FAIRBURY, NEBR., April 4, 1964. LEW PARAMORE, Mayflower Hotel, Washington, D.C.:

Statement of Clarence E. Henkel, steering committee secretary, Little Blue flood control project, before the Public Works Subcommittee of the Committee on Appropriations, House of Representatives, April 4, 1960.

Mr. Chairman and gentlemen of the committee, during this last week the State of Nebraska has been undergoing some of the most disastrous floods in its history. A part of this flooding occurred on the Little Blue which in some areas reached unprecedented heights. We are informed that the turbulence and velocity of this river at Fairbury, Nebr., has been so great that the river gauge house was washed away by the ftood. The wastefulness of rampant water, destroying property and routing people from their homes in a region of seasonally insufficient rainfall, is evident to all.

We know that through reclamation projects such as the Little Blue unit at Angus, the same water could have been an investment in agricultural stability through irrigation. It could have been an investment in homes and businesses made secure from flood disasters. We believe that river control can be achieved most efficiently by regulated multipurpose dams with supporting land treatment.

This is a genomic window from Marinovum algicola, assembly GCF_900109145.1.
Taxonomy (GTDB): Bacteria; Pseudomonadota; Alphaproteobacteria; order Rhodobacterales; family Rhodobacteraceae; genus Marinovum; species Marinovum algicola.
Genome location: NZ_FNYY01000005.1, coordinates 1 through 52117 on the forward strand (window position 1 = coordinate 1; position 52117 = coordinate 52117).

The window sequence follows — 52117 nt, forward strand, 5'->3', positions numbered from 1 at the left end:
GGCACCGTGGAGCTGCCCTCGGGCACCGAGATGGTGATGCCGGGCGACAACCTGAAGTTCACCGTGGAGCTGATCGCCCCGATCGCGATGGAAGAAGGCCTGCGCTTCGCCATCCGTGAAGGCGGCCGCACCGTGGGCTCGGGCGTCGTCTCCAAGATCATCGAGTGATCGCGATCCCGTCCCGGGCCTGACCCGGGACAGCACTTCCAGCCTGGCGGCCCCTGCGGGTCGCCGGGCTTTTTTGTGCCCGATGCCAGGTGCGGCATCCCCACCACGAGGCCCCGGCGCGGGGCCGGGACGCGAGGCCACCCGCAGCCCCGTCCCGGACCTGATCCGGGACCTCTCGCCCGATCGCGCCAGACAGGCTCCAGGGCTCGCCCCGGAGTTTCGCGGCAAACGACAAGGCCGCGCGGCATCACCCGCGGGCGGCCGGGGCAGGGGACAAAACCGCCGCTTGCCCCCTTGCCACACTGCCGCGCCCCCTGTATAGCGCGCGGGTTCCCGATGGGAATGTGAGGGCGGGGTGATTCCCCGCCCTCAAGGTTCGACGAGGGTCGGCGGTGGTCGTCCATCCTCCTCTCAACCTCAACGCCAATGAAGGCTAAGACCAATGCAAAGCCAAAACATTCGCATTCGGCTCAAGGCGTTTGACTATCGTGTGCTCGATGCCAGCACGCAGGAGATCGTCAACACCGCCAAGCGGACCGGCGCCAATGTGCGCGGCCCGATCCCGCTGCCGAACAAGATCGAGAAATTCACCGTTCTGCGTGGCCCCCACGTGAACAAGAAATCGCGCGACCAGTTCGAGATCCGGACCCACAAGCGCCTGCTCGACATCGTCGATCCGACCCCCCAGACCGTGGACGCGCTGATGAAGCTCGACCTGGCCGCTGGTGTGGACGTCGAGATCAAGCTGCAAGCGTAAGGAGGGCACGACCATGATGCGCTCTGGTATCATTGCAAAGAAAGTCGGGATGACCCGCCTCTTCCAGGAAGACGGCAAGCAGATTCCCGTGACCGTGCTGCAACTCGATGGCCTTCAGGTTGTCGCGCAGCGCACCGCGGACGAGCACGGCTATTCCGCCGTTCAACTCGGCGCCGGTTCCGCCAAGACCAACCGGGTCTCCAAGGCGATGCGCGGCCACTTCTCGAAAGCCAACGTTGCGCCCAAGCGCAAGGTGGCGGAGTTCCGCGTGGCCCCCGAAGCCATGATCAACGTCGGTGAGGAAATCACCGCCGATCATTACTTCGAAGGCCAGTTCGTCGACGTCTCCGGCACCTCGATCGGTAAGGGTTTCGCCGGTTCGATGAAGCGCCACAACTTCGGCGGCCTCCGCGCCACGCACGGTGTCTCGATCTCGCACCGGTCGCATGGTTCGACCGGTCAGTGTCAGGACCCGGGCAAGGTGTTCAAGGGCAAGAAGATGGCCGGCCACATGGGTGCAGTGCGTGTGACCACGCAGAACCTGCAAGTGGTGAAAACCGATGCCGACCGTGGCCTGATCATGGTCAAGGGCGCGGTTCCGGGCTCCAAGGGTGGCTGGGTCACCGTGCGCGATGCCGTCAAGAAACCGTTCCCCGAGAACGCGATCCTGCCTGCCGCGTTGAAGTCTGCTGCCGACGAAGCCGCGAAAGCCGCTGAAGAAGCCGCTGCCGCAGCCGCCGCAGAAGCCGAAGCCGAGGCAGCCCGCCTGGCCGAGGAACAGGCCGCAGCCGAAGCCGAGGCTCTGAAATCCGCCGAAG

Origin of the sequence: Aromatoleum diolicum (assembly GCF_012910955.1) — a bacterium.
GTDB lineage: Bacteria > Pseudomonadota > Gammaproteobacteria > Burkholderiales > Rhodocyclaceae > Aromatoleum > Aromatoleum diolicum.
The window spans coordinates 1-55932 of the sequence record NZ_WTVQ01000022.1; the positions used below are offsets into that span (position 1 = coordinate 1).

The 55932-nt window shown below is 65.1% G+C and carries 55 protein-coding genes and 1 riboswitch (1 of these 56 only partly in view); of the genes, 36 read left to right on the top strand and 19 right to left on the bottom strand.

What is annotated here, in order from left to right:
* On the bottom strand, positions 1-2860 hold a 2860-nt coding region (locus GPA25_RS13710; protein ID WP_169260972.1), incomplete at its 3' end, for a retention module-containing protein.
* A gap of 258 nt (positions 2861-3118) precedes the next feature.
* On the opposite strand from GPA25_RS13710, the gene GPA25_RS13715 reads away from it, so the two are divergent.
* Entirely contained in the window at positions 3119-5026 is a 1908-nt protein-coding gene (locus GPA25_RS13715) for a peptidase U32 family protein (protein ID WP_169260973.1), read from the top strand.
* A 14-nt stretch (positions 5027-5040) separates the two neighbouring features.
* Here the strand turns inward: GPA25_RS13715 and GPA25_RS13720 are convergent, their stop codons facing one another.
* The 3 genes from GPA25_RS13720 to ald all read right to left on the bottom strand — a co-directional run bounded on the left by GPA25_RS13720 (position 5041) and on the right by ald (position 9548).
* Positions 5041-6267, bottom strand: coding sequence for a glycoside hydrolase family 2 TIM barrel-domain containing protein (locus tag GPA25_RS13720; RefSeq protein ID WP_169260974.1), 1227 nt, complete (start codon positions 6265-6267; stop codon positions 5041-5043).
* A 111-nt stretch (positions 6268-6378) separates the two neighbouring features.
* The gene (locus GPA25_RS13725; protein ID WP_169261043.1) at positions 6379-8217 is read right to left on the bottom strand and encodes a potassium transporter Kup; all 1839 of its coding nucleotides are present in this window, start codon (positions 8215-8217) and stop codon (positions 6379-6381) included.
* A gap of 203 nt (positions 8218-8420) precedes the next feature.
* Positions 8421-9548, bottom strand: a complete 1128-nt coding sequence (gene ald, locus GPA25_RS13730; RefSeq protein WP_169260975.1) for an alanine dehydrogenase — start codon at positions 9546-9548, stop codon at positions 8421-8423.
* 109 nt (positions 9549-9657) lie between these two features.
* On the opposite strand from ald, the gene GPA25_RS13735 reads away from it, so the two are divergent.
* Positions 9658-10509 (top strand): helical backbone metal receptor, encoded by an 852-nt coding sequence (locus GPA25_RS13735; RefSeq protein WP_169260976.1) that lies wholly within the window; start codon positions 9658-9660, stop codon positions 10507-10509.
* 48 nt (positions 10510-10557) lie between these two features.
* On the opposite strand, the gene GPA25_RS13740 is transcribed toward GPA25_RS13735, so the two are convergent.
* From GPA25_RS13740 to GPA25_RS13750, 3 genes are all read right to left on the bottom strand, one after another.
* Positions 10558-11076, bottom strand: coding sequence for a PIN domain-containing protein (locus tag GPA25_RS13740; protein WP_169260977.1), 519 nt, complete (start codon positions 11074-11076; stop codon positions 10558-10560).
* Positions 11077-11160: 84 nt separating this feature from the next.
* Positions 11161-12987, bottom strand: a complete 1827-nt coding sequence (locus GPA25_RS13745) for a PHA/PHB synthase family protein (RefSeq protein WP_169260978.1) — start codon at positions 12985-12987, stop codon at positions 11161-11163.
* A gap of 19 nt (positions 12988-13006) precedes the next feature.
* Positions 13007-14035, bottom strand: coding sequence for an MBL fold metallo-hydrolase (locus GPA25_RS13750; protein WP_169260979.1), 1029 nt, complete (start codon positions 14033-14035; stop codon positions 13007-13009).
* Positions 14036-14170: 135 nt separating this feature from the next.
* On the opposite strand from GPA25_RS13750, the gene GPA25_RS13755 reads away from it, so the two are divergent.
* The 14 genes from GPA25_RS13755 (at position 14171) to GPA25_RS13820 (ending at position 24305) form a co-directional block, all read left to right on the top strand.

In view of an existing emergency we urge the Congress to make appropriations for completion of Little Blue unit feasability surveys with all possible speed.

CLARENCE E. HENKEL

MONDAY, APRIL 4, 1960.

KAYSINGER DAM

WITNESSES

HON. CHARLES H. BROWN, A REPRESENTATIVE IN CONGRESS FROM

THE STATE OF MISSOURI HON. CALVIN HOLLOWAY, MEMBER, MISSOURI STATE LEGISLATURE

Mr. CANNON. We shall hear from our colleague, Congressman Brown.

Mr. Brown. The people of Osceola, Mo., in St. Clair County, have a problem in connection with the Kaysinger Buff Reservoir as now proposed with a low pool level and no provision for water storage.